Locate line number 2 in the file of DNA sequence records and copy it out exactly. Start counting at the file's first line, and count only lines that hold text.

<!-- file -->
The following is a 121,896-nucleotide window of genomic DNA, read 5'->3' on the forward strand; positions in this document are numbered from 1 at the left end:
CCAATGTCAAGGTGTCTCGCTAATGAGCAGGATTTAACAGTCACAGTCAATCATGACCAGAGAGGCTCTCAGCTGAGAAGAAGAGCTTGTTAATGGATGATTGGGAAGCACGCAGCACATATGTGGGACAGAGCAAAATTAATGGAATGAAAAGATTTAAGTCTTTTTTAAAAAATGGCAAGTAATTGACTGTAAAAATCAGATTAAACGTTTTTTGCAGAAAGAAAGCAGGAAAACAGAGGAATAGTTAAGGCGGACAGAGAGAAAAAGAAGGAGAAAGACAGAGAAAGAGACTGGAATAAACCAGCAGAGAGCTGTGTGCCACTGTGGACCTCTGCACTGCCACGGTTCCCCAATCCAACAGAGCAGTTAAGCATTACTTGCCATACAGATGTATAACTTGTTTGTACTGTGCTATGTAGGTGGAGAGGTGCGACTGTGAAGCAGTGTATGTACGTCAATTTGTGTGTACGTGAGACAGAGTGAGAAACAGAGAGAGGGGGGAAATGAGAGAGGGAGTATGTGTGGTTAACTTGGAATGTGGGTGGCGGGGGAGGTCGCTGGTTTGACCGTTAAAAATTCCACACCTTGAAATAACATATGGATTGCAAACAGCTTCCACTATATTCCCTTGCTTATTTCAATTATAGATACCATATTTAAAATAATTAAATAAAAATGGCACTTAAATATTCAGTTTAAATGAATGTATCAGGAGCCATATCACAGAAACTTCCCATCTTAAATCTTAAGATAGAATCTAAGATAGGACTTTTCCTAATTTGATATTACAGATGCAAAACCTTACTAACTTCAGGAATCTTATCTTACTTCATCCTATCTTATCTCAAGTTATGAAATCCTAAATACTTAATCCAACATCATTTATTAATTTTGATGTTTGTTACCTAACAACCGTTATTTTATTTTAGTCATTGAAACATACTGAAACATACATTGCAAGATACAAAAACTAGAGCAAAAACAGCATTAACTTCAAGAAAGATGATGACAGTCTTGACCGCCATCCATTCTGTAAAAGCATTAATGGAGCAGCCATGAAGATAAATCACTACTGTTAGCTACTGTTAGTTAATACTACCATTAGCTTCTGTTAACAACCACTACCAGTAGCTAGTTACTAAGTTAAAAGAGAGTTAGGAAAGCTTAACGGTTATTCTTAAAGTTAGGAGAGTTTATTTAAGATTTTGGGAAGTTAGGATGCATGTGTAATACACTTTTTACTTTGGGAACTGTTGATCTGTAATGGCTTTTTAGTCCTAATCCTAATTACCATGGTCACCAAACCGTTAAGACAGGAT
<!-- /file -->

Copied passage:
CCAATGTCAAGGTGTCTCGCTAATGAGCAGGATTTAACAGTCACAGTCAATCATGACCAGAGAGGCTCTCAGCTGAGAAGAAGAGCTTGTTAATGGATGATTGGGAAGCACGCAGCACATATGTGGGACAGAGCAAAATTAATGGAATGAAAAGATTTAAGTCTTTTTTAAAAAATGGCAAGTAATTGACTGTAAAAATCAGATTAAACGTTTTTTGCAGAAAGAAAGCAGGAAAACAGAGGAATAGTTAAGGCGGACAGAGAGAAAAAGAAGGAGAAAGACAGAGAAAGAGACTGGAATAAACCAGCAGAGAGCTGTGTGCCACTGTGGACCTCTGCACTGCCACGGTTCCCCAATCCAACAGAGCAGTTAAGCATTACTTGCCATACAGATGTATAACTTGTTTGTACTGTGCTATGTAGGTGGAGAGGTGCGACTGTGAAGCAGTGTATGTACGTCAATTTGTGTGTACGTGAGACAGAGTGAGAAACAGAGAGAGGGGGGAAATGAGAGAGGGAGTATGTGTGGTTAACTTGGAATGTGGGTGGCGGGGGAGGTCGCTGGTTTGACCGTTAAAAATTCCACACCTTGAAATAACATATGGATTGCAAACAGCTTCCACTATATTCCCTTGCTTATTTCAATTATAGATACCATATTTAAAATAATTAAATAAAAATGGCACTTAAATATTCAGTTTAAATGAATGTATCAGGAGCCATATCACAGAAACTTCCCATCTTAAATCTTAAGATAGAATCTAAGATAGGACTTTTCCTAATTTGATATTACAGATGCAAAACCTTACTAACTTCAGGAATCTTATCTTACTTCATCCTATCTTATCTCAAGTTATGAAATCCTAAATACTTAATCCAACATCATTTATTAATTTTGATGTTTGTTACCTAACAACCGTTATTTTATTTTAGTCATTGAAACATACTGAAACATACATTGCAAGATACAAAAACTAGAGCAAAAACAGCATTAACTTCAAGAAAGATGATGACAGTCTTGACCGCCATCCATTCTGTAAAAGCATTAATGGAGCAGCCATGAAGATAAATCACTACTGTTAGCTACTGTTAGTTAATACTACCATTAGCTTCTGTTAACAACCACTACCAGTAGCTAGTTACTAAGTTAAAAGAGAGTTAGGAAAGCTTAACGGTTATTCTTAAAGTTAGGAGAGTTTATTTAAGATTTTGGGAAGTTAGGATGCATGTGTAATACACTTTTTACTTTGGGAACTGTTGATCTGTAATGGCTTTTTAGTCCTAATCCTAATTACCATGGTCACCAAACCGTTAAGACAGGAT